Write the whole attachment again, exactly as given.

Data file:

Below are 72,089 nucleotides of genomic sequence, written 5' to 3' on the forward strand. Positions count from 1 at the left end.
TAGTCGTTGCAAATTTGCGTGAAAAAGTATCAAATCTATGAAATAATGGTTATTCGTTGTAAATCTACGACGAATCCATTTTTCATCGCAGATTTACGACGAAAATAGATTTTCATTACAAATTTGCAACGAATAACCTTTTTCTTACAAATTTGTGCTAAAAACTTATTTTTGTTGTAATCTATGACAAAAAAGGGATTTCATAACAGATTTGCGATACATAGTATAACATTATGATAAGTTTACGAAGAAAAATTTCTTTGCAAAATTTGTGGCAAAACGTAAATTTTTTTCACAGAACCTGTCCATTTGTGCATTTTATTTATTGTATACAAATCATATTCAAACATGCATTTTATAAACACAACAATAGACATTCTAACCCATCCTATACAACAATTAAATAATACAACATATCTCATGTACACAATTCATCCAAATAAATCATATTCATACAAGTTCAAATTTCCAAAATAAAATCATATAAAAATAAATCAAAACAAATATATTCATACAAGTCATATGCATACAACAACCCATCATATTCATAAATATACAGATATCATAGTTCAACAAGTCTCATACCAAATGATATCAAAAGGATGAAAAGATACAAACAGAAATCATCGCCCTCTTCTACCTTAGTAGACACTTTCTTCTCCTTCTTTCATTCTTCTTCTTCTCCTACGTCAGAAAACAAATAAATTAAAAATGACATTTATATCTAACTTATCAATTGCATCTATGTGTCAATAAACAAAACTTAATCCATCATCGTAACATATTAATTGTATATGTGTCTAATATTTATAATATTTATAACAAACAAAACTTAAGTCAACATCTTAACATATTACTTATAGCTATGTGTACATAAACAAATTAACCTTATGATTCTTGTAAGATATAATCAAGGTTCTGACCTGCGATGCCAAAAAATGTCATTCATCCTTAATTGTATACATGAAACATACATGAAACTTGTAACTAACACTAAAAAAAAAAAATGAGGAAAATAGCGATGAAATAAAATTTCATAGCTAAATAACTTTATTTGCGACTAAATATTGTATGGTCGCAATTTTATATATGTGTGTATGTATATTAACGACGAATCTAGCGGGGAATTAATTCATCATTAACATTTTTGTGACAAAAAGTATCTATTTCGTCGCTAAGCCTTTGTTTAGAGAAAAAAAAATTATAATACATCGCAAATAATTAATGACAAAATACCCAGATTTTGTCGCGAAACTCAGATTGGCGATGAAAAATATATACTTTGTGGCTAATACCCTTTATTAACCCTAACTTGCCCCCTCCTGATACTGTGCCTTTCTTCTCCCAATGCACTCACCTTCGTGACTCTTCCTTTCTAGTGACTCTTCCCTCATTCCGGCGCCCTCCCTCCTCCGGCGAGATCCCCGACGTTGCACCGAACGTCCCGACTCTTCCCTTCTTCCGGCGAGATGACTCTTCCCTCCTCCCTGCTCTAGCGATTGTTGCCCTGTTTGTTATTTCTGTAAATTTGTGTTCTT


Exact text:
Below are 72,089 nucleotides of genomic sequence, written 5' to 3' on the forward strand. Positions count from 1 at the left end.
TAGTCGTTGCAAATTTGCGTGAAAAAGTATCAAATCTATGAAATAATGGTTATTCGTTGTAAATCTACGACGAATCCATTTTTCATCGCAGATTTACGACGAAAATAGATTTTCATTACAAATTTGCAACGAATAACCTTTTTCTTACAAATTTGTGCTAAAAACTTATTTTTGTTGTAATCTATGACAAAAAAGGGATTTCATAACAGATTTGCGATACATAGTATAACATTATGATAAGTTTACGAAGAAAAATTTCTTTGCAAAATTTGTGGCAAAACGTAAATTTTTTTCACAGAACCTGTCCATTTGTGCATTTTATTTATTGTATACAAATCATATTCAAACATGCATTTTATAAACACAACAATAGACATTCTAACCCATCCTATACAACAATTAAATAATACAACATATCTCATGTACACAATTCATCCAAATAAATCATATTCATACAAGTTCAAATTTCCAAAATAAAATCATATAAAAATAAATCAAAACAAATATATTCATACAAGTCATATGCATACAACAACCCATCATATTCATAAATATACAGATATCATAGTTCAACAAGTCTCATACCAAATGATATCAAAAGGATGAAAAGATACAAACAGAAATCATCGCCCTCTTCTACCTTAGTAGACACTTTCTTCTCCTTCTTTCATTCTTCTTCTTCTCCTACGTCAGAAAACAAATAAATTAAAAATGACATTTATATCTAACTTATCAATTGCATCTATGTGTCAATAAACAAAACTTAATCCATCATCGTAACATATTAATTGTATATGTGTCTAATATTTATAATATTTATAACAAACAAAACTTAAGTCAACATCTTAACATATTACTTATAGCTATGTGTACATAAACAAATTAACCTTATGATTCTTGTAAGATATAATCAAGGTTCTGACCTGCGATGCCAAAAAATGTCATTCATCCTTAATTGTATACATGAAACATACATGAAACTTGTAACTAACACTAAAAAAAAAAAATGAGGAAAATAGCGATGAAATAAAATTTCATAGCTAAATAACTTTATTTGCGACTAAATATTGTATGGTCGCAATTTTATATATGTGTGTATGTATATTAACGACGAATCTAGCGGGGAATTAATTCATCATTAACATTTTTGTGACAAAAAGTATCTATTTCGTCGCTAAGCCTTTGTTTAGAGAAAAAAAAATTATAATACATCGCAAATAATTAATGACAAAATACCCAGATTTTGTCGCGAAACTCAGATTGGCGATGAAAAATATATACTTTGTGGCTAATACCCTTTATTAACCCTAACTTGCCCCCTCCTGATACTGTGCCTTTCTTCTCCCAATGCACTCACCTTCGTGACTCTTCCTTTCTAGTGACTCTTCCCTCATTCCGGCGCCCTCCCTCCTCCGGCGAGATCCCCGACGTTGCACCGAACGTCCCGACTCTTCCCTTCTTCCGGCGAGATGACTCTTCCCTCCTCCCTGCTCTAGCGATTGTTGCCCTGTTTGTTATTTCTGTAAATTTGTGTTCTT